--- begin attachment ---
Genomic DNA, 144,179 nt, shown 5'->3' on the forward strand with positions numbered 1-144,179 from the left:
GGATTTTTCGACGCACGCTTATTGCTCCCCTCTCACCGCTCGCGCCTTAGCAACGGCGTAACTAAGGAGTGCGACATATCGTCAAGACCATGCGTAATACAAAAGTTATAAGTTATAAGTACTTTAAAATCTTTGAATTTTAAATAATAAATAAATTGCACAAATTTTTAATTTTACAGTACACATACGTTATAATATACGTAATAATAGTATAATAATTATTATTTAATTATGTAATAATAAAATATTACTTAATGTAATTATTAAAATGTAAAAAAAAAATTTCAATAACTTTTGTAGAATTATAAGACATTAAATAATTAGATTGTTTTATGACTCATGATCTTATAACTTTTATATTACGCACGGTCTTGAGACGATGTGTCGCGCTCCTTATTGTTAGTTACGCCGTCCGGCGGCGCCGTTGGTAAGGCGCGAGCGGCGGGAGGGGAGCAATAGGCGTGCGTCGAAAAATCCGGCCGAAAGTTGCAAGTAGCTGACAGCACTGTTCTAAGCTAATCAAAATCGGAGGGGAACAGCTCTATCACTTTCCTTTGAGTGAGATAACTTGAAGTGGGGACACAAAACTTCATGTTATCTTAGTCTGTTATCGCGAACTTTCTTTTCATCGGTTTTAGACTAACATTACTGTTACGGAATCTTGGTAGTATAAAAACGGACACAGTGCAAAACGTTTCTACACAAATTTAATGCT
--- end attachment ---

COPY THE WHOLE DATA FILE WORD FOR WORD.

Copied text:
Genomic DNA, 144,179 nt, shown 5'->3' on the forward strand with positions numbered 1-144,179 from the left:
GGATTTTTCGACGCACGCTTATTGCTCCCCTCTCACCGCTCGCGCCTTAGCAACGGCGTAACTAAGGAGTGCGACATATCGTCAAGACCATGCGTAATACAAAAGTTATAAGTTATAAGTACTTTAAAATCTTTGAATTTTAAATAATAAATAAATTGCACAAATTTTTAATTTTACAGTACACATACGTTATAATATACGTAATAATAGTATAATAATTATTATTTAATTATGTAATAATAAAATATTACTTAATGTAATTATTAAAATGTAAAAAAAAAATTTCAATAACTTTTGTAGAATTATAAGACATTAAATAATTAGATTGTTTTATGACTCATGATCTTATAACTTTTATATTACGCACGGTCTTGAGACGATGTGTCGCGCTCCTTATTGTTAGTTACGCCGTCCGGCGGCGCCGTTGGTAAGGCGCGAGCGGCGGGAGGGGAGCAATAGGCGTGCGTCGAAAAATCCGGCCGAAAGTTGCAAGTAGCTGACAGCACTGTTCTAAGCTAATCAAAATCGGAGGGGAACAGCTCTATCACTTTCCTTTGAGTGAGATAACTTGAAGTGGGGACACAAAACTTCATGTTATCTTAGTCTGTTATCGCGAACTTTCTTTTCATCGGTTTTAGACTAACATTACTGTTACGGAATCTTGGTAGTATAAAAACGGACACAGTGCAAAACGTTTCTACACAAATTTAATGCT